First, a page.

The Chinese government has a gargantuan task on its hands.
It has to keep the economy going at the minimum 7.5 percent to 9 percent GDP growth in order to keep most people employed.
But with exports grinding to a trickle, thousands of factories in southern China are closing, leaving hundreds of thousands of migrant workers out of work when they should be working overtime to fill Christmas orders.
Local governments in Guangdong have had to pay the wages of laid-off factory workers whose foreign bosses fled without notice.
Learning from that lesson, provincial authorities in Shangdong and Hubei say that companies there that want to lay off 40 or more workers must ask for approval from the local human resources and social security authorities.
Basically that means no.
Some companies have resorted to either letting their workers go two months early for their Spring Festival holiday, or have cut their salaries -- some reported by as much as 75 percent. How can these factory workers be in a mood to celebrate or splurge for the holidays if they have no money?
Meanwhile, cab drivers in Chongqing, Sanya and a county in Gansu have had violent protests over what they claim are high taxi license fees, high fuel costs and too many illegal taxis taking away their business.
For the first time in a long time, the protests in Chongqing were actually called strikes in the Chinese media, and Communist Party boss Bo Xilai had to personally step in to negotiate with the drivers.
Each municipality or region only allow a certain number of taxis and these licenses are given to the taxi companies. Drivers must get the licenses from these companies and in return must pay what they consider to be high monthly fees for the priviledge.
As a result, some cabbies turn to driving illegal taxis which is more lucrative, but can also land heavy fines if caught. However, it seems many would rather take the chance than play it safe.
Nevertheless, during the Chongqing strike, some taxi drivers attacked those cabs that crossed picket lines, even breaking windows and roughing up some people.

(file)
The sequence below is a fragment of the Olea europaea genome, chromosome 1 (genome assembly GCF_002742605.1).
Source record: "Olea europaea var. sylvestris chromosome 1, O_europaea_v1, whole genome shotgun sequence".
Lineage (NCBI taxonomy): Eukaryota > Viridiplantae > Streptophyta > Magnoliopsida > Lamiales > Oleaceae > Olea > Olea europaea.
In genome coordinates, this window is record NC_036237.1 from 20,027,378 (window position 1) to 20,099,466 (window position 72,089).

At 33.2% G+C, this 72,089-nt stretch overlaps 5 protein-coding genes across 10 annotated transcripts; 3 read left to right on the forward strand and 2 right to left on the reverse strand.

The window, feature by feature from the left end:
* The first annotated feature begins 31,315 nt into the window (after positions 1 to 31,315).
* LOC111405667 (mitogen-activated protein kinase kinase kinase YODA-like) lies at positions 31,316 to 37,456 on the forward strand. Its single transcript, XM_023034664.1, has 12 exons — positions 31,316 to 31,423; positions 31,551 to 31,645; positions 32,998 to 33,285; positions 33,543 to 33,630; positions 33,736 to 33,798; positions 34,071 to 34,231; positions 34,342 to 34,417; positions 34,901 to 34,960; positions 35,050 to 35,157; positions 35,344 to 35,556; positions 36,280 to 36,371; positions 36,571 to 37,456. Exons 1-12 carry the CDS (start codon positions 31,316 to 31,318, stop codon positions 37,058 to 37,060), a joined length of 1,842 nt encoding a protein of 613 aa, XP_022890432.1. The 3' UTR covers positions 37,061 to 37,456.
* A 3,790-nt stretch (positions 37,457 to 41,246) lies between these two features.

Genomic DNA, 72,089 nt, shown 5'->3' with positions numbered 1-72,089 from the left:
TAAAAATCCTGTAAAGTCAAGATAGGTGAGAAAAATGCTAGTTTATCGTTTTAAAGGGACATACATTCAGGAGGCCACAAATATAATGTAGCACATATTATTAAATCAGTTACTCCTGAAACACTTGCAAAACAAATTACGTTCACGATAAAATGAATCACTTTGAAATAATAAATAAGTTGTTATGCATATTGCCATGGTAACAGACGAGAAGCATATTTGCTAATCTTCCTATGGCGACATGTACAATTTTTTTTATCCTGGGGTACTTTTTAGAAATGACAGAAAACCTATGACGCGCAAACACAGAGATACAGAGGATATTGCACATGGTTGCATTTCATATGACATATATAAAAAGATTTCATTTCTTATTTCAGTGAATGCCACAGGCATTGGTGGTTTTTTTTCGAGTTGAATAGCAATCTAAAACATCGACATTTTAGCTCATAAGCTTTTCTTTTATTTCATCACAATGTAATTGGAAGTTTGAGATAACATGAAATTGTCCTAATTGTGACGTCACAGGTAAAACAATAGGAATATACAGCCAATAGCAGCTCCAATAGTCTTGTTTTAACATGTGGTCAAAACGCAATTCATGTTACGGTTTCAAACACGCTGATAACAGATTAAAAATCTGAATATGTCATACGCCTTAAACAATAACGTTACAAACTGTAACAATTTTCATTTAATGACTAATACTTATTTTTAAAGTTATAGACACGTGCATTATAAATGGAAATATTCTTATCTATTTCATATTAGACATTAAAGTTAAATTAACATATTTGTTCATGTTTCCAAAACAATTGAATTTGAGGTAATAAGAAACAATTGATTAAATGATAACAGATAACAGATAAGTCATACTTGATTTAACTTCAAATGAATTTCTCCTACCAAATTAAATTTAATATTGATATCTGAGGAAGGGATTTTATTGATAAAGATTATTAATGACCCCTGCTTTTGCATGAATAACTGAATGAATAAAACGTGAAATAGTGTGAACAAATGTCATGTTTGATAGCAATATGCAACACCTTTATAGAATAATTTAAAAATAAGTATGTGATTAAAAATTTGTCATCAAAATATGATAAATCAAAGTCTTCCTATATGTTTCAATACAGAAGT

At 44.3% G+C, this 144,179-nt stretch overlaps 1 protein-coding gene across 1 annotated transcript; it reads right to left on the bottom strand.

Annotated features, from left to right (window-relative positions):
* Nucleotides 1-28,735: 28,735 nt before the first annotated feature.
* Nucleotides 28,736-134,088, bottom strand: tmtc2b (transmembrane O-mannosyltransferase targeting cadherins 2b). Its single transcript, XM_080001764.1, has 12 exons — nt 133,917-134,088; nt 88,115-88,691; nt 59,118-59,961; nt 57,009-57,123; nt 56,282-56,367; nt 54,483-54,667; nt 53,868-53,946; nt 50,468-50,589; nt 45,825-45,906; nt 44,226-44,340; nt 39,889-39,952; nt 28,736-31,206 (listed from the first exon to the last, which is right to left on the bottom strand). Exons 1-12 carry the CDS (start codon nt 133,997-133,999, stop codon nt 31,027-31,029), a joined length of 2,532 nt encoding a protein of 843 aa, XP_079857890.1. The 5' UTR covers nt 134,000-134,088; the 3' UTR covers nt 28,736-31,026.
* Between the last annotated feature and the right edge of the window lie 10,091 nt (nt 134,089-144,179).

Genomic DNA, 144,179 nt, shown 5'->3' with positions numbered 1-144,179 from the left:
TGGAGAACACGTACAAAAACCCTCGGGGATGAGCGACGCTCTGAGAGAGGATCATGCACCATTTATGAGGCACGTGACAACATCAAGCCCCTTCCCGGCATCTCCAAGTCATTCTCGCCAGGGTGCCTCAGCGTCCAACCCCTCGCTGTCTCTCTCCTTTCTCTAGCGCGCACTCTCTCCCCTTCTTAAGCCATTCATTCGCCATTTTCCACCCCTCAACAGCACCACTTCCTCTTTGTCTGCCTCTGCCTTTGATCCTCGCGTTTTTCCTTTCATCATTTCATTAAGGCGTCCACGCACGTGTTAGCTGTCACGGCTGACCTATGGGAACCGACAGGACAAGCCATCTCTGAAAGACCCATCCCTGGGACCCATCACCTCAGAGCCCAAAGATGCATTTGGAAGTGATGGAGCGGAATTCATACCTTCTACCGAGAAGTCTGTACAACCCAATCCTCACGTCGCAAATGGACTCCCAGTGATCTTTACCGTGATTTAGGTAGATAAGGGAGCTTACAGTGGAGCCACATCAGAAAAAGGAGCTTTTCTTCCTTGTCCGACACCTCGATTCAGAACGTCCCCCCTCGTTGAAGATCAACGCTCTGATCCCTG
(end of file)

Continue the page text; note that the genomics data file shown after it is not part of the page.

And now with the collapsed tunnel subway construction site in Hangzhou, migrant workers are thinking twice about putting their lives at risk doing dangerous work.
It was shocking to read in the media they make 40RMB a day ($5.85) working on this particular project, and 35RMB to build apartments. Aren't migrant workers worth more than that?
With so far eight confirmed dead and it is assumed the chances of finding the other 13 missing alive are slim, many workers on the subway project are thinking twice about continuing the work that they now consider dangerous.
Some say they just want to get their money and go home. They are too spooked -- and rightly so -- to sacrifice their lives for a subway system they will probably never afford to use.
While the central government recently announced a 4 trillion yuan ($856 billion) stimulus package of mostly infrastructure projects, that only ensures more work for male migrant workers, whereas most of the laid-off workers in factories are women.
On top of that, students graduating from universities and colleges this year are worried they won't be able to get a job at all, as companies are having fewer recruitment drives and even studying at a prestigious university won't guarantee a good job, as salaries have dropped.
The government is anxious to keep the economy going in order to maintain a "harmonious society", but it seems to be falling apart faster than expected. China's reliance on exports was the definitely the wrong move, having a reverberating effect on everything from tourism to retail to taxis.
I'm seeing fewer people going to previously packed restaurants, taxis quite easy to flag down and quiet hotels.
It will take a miracle for the Chinese economy to survive. In the meantime, there is just going to be more and more unrest and the government is not going to be able to placate everyone that easily anymore.